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From Niclas Hedhman <>
Subject Re: [RT] latest wonderings around W3C land and surroundings
Date Thu, 30 Mar 2000 02:05:11 GMT
Gerard van Enk wrote:

> > ----------- XBase ----------------
> > think about it: if you have xbase:base="http://myhost/mypath/" in your
> > document, how are you going to move it around?
> > Hmmm, makes me think that XBase is good on client side, but on server
> > side sucks.
> >
> I agree, but in the future it will be used, also on the server side..
> > ------------- XInclude -------------
> > ----------- XLink -----------------
> > The question is: how do we perform such transformation? Should there be
> > a sort of "stylesheet" for links? should this information be contained
> > in the sitemap? if so, how?
> > and even more important: is the idea of "soft" links good as it sounds
> > appealing? or hides trouble by adding another abstraction to remove the
> > URI-space contracts between site management and document writers? Should
> > those URI contracts be enforced rather than weaken up like this?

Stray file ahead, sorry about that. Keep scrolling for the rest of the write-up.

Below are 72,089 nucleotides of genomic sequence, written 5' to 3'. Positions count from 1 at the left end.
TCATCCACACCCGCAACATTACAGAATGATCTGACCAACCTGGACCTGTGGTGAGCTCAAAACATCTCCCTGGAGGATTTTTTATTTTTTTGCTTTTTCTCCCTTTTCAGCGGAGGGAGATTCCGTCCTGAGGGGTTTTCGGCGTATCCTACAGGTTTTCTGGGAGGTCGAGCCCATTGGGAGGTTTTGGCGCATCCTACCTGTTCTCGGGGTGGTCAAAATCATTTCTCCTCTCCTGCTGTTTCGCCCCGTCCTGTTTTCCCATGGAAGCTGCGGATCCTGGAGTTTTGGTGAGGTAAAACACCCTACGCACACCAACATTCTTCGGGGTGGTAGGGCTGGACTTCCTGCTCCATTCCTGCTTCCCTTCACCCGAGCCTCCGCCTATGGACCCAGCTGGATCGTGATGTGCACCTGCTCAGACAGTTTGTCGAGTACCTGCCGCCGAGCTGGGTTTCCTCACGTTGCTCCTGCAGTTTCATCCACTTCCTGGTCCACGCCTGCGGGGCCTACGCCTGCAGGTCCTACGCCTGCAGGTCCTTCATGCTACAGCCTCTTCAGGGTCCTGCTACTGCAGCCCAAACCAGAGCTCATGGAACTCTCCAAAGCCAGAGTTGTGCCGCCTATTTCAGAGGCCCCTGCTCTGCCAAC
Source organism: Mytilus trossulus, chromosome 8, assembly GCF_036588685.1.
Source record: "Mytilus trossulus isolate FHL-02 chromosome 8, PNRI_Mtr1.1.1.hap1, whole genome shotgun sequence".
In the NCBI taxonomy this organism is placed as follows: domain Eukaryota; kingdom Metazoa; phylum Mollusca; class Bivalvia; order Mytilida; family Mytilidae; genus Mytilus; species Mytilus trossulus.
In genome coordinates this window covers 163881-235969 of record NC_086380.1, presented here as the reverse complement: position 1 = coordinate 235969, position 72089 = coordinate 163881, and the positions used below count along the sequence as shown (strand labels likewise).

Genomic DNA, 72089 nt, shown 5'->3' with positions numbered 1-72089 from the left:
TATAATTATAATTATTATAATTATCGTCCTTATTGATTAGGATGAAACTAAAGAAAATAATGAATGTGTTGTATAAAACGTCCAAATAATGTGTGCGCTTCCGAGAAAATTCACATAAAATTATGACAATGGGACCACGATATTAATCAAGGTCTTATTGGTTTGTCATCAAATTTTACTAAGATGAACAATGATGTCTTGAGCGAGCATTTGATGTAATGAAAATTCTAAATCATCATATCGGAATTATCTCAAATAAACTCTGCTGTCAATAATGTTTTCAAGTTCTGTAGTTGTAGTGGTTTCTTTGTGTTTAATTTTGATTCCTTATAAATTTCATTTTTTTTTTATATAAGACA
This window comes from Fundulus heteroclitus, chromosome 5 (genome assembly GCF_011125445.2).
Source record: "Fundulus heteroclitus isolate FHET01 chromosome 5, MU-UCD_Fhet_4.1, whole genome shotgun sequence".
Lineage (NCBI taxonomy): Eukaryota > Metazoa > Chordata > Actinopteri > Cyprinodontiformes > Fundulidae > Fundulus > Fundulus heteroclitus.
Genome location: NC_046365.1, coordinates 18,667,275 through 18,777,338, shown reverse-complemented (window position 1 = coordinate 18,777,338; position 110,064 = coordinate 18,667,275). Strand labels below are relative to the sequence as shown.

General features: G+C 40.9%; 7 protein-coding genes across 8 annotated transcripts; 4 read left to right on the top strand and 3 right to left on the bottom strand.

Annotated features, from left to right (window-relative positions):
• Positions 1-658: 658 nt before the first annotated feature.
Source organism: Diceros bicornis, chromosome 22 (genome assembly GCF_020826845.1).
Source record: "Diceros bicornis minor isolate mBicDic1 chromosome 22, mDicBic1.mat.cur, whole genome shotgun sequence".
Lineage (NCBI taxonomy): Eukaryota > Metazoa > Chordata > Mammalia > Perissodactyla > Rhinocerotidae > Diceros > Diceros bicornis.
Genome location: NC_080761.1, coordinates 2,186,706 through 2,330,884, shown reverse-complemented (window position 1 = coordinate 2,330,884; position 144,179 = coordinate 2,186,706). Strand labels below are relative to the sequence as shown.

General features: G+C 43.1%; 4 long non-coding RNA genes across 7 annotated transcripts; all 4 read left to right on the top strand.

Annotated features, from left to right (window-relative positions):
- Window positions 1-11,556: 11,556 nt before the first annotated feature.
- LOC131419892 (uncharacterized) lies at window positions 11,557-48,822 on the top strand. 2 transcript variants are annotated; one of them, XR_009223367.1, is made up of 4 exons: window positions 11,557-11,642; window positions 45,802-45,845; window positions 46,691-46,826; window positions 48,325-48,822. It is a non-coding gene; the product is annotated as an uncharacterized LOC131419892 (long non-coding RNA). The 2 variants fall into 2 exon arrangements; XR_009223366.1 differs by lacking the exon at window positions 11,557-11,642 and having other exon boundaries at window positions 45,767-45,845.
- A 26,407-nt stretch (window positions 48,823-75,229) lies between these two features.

> How can a person who didn't write the document, take care of the link
> translation?

These are all related to the "context-separation-dilemma".
We can all agree that any public document should not be moved in URI space,
ever. But does this also extend to internal URIs??  I believe this is the core
of the question. If the answer is YES, then the content writer could/should be
"granted" these resources. If the answer is NO, these issues are evil.

I tend to have different oppinions about this every day, but I seem to stablize
on YES, since I believe (now!) that Cocoon and other technologies will ease the
Site managers problems of maintaining the URI space.

So any links or references through the local URI space must be translated in
the SiteMap, and global links/refs must be requested over the global protocols.

The local URI translation is also tricky;
doesn't necessarily match the entry
<process uri="abc/**" source="/mysite/abc/**">

since /abc/def/ could be part of the servlet resolution.
So, we are then in the position that Cocoon needs to know its own URI mapping,
either for the purpose of resolving the above, and/or to make global requests
for resources outside its own scope. (Or be able to call JServ/Apache back,
which I believe is not possible.)

(Makes me feel that all this belong in the Webserver/Servlet engine. )


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